A new book called "Can You Hear Us?" is about to hit book shelves in the Czech Republic. Its author Pavla Gomba, head of the Czech branch of UNICEF, has lent her voice to those who have trouble making themselves heard: victims of famine, AIDS and poverty in Africa and Asia. In the book Mrs. Gomba tells the life stories of 3 people whom she encountered during her working visits to this part of the world. It is a book that portrays not only the suffering but also the hope and courage of those for whom life is a daily fight for survival. At the book launch last week I asked Mrs. Gomba what led her to write it:
"Actually it was a promise that I gave a young woman. She was HIV positive and she asked me to spread the message about her when I come back to my home country -so that people who will hear her story will know about her and she will forever live in their hearts."
This book contains three stories - three real life stories. As director of the Czech branch of UNICEF you must have met very many people in need. Why did you pick those three stories in particular? /Of course, you've just told us why you picked one./
"It was extremely difficult to make that choice. But I wanted to map different countries and let us say different life paths. So readers will find the story of an HIV positive woman, that of a child soldier in Rwanda and the story of a young girl who has to take care of her young brothers and sisters in Zimbabwe. Of course, I met a great many children and heard a great many stories but these are what I'd call the feature stories that I wanted to spotlight because they map different situations that children in the developing countries have to face."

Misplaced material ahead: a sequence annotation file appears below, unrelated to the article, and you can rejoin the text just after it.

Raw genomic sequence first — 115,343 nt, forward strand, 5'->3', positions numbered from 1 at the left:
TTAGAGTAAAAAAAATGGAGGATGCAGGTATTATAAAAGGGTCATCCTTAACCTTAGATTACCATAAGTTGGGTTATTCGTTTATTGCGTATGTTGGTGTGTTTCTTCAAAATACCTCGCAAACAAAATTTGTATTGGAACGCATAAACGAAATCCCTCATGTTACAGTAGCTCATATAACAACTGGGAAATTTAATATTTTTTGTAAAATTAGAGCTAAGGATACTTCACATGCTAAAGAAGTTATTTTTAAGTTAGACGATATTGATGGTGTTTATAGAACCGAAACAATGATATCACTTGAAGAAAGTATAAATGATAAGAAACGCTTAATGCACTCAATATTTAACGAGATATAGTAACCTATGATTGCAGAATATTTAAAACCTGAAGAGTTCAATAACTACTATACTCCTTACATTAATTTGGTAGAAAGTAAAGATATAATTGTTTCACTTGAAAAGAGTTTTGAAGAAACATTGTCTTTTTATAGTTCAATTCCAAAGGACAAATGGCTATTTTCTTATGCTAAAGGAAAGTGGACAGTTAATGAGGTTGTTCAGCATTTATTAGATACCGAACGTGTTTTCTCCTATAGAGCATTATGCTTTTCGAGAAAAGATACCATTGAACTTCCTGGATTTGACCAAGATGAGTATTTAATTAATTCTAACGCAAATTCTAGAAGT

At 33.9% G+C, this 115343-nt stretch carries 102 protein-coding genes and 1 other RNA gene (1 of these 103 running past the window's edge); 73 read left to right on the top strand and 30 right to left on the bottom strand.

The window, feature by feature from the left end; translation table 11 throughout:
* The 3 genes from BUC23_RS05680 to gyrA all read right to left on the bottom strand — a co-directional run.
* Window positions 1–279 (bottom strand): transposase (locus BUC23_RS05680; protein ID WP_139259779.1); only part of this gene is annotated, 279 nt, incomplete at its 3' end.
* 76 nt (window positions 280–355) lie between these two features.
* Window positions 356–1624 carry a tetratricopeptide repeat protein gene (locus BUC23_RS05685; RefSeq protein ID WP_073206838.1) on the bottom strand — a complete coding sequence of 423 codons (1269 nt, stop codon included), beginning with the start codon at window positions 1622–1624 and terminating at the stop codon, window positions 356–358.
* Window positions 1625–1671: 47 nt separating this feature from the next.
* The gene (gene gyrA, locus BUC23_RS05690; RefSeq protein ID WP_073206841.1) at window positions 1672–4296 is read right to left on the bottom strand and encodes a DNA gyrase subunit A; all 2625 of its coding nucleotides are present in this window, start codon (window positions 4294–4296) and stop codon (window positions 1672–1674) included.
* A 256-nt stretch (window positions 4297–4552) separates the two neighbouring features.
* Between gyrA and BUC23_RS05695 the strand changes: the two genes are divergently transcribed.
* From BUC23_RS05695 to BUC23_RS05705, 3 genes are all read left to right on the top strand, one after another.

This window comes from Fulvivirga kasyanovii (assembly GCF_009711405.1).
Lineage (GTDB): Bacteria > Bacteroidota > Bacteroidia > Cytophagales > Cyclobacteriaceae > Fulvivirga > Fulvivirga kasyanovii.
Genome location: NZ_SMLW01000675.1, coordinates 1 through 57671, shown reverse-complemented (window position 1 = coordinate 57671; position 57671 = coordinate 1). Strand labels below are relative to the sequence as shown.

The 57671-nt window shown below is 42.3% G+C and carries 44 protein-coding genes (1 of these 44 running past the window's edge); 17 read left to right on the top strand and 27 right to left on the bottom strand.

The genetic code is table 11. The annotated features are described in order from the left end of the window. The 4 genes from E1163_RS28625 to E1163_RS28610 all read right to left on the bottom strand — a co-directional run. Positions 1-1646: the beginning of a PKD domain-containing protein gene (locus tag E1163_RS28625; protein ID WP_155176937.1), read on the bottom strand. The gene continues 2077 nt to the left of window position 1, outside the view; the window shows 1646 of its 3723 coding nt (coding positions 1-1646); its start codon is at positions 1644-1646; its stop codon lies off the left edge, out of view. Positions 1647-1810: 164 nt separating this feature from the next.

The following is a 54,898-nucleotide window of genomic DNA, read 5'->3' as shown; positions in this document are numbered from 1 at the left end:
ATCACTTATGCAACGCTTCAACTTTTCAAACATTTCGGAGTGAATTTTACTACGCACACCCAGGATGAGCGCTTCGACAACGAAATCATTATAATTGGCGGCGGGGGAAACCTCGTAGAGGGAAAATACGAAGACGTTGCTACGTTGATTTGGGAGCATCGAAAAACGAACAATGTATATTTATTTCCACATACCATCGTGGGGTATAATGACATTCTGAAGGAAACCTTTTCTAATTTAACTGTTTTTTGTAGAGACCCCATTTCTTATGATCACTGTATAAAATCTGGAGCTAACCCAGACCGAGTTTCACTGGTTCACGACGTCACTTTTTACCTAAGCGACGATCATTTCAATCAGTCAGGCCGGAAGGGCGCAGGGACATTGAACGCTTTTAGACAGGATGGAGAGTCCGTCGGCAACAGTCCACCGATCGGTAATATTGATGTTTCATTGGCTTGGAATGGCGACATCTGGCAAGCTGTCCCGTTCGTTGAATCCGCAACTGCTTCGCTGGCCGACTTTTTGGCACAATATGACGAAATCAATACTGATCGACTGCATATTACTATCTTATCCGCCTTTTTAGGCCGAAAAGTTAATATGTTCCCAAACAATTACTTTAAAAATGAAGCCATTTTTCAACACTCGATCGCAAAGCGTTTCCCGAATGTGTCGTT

You travel a great deal and see a great deal of suffering. Has it changed your life in any way - this work that you are now doing?
"I think that it definitely did. Even before I joined UNICEF I had the opportunity to work in Zimbabwe and when I came back to the Czech Republic I knew I would not be able to go back to the business and marketing that I was involved in before. There are many situations that make you think differently. For example in Rwanda I met a boy. He was 14 years old at the time and he told me that since he was eight years old he had taken care of his two younger sisters all by himself because their parents were murdered during the genocide. This boy worked really hard and he earned something like nine crowns a day. It was just enough for a dinner of beans and some staple food. But he was very proud of himself and very happy that he was able to keep his small family together. I must say that I think about him every day. And just knowing that for one pair of winter shoes you can feed these children for an entire year - it really makes you think. "
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